This is something I wish I did when we were in the hospital initially.  You are going to be bombarded with emotions and with jargon.  Lots and lots of delicious jargon.  And lots of people will come in and out of the room saying this and that and looking at this or that.  And then when the doctors come to do their rounds, they’ll ask if you have any questions and you’ll be like UHHHHHHHHHHHHHHHHHHH.  So bring something to write in, and write down anything you want: what the nurses and doctors said today, any questions you have, any concerns you have, etc.  And break that thing out when it’s time for rounds.  This will be so worth the effort, trust me.  It will help you be a much more engaged parent.  Maybe you want to journal your experience: write down how each day went and document your Warrior’s progress. I bet that would be something awesome to keep and show them when they’re older!

Don’t Forget the Details

There are other small things that you’ll need to remember or prepare for.  Did you pack your phone charger?  You definitely won’t want to forget that.  What about those clothes you packed?  You don’t want to get funky, so check and see if there’s a washer and dryer on-site that you can use and whether you need to bring your own detergent.  If you’re staying at a Ronald McDonald house or someplace similar, you’ll want to check into that too.  Don’t forget toiletries too!  That goes back to the thing about not being funky.

And how about that hospital food?  We got meal tickets everyday, which was awesome…but after 2 months of daily stops there, it started getting a little mundane, no offense to the hospital.  So look into places to eat in the area: somewhere you can pop in, grab some grub, and get back without losing too much time.  Even better: find if there’s a couple places that will deliver to the hospital.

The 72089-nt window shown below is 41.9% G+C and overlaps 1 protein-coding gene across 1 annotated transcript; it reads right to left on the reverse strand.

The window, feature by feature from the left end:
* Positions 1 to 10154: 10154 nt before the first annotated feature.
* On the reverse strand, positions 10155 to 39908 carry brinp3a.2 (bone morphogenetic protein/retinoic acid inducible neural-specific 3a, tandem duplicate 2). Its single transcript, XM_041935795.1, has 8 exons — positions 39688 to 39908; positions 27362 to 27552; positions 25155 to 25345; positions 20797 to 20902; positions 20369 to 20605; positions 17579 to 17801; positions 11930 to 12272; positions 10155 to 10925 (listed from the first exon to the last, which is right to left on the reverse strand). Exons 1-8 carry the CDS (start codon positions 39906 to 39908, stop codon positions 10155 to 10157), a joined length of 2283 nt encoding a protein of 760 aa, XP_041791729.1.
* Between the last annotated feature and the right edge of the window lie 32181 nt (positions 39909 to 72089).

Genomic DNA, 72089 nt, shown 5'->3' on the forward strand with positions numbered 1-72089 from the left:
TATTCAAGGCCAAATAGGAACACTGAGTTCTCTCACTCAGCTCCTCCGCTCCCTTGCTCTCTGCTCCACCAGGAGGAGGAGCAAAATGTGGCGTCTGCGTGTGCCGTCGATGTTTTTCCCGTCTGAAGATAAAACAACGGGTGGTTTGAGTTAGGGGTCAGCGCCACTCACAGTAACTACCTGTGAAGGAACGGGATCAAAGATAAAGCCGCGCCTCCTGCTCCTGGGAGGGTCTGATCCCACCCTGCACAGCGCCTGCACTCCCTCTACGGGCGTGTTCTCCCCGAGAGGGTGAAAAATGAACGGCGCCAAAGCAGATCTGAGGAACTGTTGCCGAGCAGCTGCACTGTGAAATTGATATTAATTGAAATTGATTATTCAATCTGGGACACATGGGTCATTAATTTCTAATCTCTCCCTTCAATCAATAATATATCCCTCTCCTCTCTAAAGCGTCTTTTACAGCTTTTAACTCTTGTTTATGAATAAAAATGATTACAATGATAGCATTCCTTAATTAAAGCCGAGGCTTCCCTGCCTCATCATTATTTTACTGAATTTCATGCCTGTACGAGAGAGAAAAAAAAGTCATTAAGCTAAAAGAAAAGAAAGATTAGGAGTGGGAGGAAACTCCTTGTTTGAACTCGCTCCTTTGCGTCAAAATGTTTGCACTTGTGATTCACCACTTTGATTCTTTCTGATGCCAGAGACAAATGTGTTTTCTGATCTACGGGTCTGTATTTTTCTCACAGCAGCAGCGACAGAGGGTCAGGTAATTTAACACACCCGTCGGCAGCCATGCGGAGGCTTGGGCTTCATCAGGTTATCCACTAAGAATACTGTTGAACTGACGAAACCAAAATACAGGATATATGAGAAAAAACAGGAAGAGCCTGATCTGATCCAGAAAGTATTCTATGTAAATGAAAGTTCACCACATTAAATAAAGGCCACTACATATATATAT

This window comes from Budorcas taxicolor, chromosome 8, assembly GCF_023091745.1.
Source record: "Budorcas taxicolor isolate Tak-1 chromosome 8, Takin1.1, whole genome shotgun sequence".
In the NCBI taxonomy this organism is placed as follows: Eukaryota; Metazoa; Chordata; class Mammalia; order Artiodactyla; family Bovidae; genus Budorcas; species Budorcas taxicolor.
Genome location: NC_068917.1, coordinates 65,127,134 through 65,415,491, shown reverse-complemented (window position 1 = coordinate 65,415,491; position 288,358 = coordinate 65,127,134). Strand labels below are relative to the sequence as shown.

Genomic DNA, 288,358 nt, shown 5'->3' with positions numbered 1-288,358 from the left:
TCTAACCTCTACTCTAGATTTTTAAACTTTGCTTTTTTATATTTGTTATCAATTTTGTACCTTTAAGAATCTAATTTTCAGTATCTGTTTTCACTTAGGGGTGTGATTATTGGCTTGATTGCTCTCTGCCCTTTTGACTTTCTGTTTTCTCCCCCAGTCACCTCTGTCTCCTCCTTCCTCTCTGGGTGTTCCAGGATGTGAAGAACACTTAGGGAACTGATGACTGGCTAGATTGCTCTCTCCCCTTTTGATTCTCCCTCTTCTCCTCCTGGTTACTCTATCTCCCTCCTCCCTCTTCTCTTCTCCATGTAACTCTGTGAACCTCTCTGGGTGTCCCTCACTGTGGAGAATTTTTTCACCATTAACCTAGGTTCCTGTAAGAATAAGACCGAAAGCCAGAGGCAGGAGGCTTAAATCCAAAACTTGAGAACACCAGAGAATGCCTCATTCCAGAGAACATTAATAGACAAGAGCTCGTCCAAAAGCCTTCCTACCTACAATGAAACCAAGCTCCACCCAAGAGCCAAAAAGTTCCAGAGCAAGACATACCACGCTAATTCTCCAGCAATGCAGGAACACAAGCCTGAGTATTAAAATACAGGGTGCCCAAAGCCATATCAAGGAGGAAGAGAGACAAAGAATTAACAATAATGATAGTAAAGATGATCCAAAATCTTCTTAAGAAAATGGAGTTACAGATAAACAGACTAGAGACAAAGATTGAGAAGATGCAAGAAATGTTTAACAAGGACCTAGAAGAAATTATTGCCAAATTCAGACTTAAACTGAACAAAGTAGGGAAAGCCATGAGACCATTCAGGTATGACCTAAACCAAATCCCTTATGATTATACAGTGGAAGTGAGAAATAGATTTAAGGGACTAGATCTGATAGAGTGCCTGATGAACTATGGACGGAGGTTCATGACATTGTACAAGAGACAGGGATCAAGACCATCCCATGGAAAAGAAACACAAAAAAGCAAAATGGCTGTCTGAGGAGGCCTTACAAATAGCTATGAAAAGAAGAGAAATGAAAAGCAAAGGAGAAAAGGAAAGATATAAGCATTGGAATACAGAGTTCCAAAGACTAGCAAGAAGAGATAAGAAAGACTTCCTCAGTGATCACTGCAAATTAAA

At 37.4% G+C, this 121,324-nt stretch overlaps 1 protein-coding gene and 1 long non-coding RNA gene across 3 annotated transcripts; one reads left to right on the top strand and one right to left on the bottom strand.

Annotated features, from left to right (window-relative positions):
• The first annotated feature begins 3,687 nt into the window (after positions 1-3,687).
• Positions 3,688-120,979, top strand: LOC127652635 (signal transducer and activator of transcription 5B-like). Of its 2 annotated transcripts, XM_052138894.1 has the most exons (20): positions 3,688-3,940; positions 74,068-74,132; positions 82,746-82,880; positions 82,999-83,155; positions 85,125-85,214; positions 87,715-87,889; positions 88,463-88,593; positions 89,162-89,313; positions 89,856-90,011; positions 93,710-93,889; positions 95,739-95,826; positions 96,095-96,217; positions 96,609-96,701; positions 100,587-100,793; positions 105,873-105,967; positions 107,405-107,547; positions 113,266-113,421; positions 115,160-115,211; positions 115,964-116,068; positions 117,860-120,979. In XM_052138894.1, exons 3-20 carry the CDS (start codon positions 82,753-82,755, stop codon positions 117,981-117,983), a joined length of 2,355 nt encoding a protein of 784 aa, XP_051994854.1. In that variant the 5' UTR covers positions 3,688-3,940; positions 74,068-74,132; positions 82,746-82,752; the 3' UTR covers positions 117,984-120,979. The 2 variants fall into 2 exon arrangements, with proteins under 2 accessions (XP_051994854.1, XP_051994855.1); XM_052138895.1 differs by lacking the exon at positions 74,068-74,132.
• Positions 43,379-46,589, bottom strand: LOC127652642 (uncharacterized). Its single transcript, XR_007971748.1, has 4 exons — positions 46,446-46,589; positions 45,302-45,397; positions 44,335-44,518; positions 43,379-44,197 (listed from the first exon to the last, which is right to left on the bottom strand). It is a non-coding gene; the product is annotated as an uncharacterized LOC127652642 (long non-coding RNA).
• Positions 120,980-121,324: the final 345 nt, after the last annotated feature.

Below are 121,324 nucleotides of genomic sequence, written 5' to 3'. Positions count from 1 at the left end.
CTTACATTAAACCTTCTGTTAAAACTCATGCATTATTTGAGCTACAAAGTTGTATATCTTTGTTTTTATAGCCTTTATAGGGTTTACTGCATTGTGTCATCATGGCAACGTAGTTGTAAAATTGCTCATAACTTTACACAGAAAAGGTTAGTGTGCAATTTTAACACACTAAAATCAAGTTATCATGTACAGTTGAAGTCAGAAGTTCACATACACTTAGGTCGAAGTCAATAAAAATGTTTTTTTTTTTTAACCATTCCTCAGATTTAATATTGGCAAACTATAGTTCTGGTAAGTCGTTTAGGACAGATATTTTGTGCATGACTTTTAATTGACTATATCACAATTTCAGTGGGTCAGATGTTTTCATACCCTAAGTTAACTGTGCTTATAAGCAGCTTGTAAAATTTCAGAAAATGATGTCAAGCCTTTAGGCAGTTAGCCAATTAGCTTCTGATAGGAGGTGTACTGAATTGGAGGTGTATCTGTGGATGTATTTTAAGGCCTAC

Have a plan for visitors too.  Some ICUs have restrictions and that makes it easy, but if you don’t want a billion people, including third cousin Ray-Ray and aunt Junebug, then you need to have a plan.  Tell people early, and bluntly, about your plan.  If people are supper offended, let them be…they’ll either get over it or they need to do something else with their time.  Your focus is on you and the health of your child.


I hope this list is a good starting-off point for you as you prepare to enter the hospital with your new heart warrior.  It’s never going to be an easy trip, so I hope this list makes packing a little easier for you.  If you have more questions about what to pack, please feel free to leave a comment: maybe there’s something I forgot to include!

suitcase

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About Chris Perez

My name is Chris aka HLHS Dad: I’m married with 3 sons. I love photography and the New York Yankees. I’m an admitted pizza snob and amateur balloon animal maker. Every now and then you can catch me being serious…but most of the time I’m quoting random commercials or lines from Pee Wee’s Big Adventure.

Posted on February 8, 2016, in awareness, preparing for surgery, self care and tagged , , , , , , . Bookmark the permalink. Leave a comment.